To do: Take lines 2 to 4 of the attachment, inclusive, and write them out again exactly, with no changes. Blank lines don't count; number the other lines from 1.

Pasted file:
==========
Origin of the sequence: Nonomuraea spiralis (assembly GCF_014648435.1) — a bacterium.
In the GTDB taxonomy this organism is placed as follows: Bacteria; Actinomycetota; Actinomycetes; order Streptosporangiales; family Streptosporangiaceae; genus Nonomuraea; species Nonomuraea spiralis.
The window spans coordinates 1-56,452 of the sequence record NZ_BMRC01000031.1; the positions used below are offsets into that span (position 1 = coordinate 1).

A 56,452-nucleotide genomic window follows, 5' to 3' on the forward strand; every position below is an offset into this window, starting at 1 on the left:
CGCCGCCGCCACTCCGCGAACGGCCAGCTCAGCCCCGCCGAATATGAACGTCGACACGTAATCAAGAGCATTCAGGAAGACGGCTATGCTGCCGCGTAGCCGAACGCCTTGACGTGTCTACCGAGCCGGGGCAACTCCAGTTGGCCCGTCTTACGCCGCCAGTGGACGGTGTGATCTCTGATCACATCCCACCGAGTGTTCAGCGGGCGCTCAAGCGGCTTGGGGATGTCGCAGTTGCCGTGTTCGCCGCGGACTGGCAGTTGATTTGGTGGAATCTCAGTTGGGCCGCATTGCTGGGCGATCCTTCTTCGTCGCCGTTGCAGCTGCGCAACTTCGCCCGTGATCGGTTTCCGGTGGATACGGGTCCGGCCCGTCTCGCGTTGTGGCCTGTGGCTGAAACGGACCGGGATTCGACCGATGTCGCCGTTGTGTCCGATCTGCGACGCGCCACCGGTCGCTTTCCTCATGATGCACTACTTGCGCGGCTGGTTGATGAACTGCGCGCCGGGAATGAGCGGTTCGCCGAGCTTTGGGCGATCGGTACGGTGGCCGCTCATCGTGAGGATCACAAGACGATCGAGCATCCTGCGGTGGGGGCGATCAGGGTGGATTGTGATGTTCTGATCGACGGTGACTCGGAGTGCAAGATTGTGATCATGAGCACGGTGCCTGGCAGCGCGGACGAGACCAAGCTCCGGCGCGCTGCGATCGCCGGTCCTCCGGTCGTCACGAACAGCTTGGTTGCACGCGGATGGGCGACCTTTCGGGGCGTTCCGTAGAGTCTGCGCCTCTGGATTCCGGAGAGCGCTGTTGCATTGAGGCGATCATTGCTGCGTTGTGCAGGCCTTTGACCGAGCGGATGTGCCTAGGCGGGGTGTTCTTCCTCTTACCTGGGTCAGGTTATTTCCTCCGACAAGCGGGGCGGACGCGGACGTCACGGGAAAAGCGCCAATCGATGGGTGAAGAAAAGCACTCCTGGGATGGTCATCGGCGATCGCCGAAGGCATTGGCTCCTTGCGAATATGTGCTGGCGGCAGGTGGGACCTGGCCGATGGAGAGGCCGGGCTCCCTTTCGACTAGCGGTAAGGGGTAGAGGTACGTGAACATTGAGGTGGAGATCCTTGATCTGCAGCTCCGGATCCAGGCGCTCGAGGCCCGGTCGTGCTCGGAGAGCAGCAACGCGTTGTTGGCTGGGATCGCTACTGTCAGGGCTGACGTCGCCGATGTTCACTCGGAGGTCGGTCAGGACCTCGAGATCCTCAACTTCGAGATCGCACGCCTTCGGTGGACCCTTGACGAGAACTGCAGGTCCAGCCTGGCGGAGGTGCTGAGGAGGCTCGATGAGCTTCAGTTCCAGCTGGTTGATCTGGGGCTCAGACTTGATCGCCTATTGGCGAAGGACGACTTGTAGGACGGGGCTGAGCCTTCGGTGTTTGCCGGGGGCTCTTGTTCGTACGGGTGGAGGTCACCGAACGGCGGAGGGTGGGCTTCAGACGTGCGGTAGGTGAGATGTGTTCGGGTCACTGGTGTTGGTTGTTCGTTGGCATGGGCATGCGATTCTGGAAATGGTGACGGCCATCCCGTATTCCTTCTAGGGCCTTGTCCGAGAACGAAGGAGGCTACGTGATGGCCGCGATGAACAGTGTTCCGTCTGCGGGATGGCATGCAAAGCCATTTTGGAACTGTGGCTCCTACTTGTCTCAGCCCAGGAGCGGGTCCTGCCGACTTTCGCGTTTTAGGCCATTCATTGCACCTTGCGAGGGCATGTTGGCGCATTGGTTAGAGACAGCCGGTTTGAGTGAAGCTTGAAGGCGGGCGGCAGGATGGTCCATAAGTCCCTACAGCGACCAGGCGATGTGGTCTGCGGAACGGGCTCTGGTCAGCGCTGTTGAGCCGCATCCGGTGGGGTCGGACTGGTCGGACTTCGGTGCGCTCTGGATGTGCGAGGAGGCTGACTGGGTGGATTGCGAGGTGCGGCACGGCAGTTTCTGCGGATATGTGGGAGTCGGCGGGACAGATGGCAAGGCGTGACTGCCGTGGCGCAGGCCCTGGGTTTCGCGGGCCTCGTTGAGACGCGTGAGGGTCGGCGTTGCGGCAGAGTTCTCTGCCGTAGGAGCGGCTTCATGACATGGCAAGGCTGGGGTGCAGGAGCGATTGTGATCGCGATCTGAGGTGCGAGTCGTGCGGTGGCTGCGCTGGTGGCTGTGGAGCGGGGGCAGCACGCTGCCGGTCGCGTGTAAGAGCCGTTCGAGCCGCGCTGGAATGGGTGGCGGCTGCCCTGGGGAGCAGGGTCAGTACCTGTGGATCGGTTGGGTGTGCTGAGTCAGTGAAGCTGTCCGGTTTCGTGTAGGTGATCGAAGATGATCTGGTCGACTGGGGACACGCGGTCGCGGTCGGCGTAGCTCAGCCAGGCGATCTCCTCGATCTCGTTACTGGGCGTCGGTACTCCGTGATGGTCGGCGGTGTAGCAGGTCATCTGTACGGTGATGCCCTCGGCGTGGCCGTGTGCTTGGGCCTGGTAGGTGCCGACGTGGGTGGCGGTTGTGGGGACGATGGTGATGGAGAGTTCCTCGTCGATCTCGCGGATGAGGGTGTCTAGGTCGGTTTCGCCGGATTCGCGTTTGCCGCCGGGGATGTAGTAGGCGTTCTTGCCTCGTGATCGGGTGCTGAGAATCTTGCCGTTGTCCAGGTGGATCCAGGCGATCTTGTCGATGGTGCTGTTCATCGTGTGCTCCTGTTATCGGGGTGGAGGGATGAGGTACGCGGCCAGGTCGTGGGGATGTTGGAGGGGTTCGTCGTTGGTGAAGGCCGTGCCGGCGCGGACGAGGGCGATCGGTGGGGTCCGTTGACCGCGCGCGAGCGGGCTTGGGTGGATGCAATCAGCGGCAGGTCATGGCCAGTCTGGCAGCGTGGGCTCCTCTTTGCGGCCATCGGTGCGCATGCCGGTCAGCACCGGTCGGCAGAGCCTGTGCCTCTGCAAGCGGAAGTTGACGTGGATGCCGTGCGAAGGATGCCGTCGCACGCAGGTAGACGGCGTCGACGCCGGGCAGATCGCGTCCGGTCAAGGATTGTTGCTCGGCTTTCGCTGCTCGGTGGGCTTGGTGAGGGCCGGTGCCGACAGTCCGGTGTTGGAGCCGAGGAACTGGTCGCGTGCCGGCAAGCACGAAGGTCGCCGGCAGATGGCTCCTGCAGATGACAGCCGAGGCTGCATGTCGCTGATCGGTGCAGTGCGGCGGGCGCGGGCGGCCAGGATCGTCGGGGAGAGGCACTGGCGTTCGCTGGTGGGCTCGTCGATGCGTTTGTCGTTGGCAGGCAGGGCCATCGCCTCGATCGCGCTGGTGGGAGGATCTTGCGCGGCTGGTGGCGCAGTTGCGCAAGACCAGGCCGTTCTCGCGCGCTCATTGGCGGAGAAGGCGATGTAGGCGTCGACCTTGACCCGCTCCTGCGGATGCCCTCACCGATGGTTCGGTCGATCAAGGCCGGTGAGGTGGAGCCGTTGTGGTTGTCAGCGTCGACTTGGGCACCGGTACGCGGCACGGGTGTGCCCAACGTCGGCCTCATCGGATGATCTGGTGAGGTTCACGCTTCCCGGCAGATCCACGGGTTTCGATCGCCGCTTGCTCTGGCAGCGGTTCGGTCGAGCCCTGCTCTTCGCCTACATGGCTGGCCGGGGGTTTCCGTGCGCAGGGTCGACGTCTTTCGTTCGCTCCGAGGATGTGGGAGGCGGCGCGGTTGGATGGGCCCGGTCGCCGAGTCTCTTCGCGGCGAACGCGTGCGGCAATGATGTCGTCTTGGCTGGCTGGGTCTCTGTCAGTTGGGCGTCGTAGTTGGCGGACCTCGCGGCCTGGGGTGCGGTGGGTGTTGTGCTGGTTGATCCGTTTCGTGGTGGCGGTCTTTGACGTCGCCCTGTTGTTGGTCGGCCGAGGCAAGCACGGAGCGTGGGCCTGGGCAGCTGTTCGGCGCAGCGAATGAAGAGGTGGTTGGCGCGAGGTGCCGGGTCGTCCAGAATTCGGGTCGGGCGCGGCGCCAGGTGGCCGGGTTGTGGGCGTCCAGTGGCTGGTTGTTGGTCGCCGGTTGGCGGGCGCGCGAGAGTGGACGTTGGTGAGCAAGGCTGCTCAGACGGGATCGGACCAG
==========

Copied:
In the GTDB taxonomy this organism is placed as follows: Bacteria; Actinomycetota; Actinomycetes; order Streptosporangiales; family Streptosporangiaceae; genus Nonomuraea; species Nonomuraea spiralis.
The window spans coordinates 1-56,452 of the sequence record NZ_BMRC01000031.1; the positions used below are offsets into that span (position 1 = coordinate 1).

A 56,452-nucleotide genomic window follows, 5' to 3' on the forward strand; every position below is an offset into this window, starting at 1 on the left: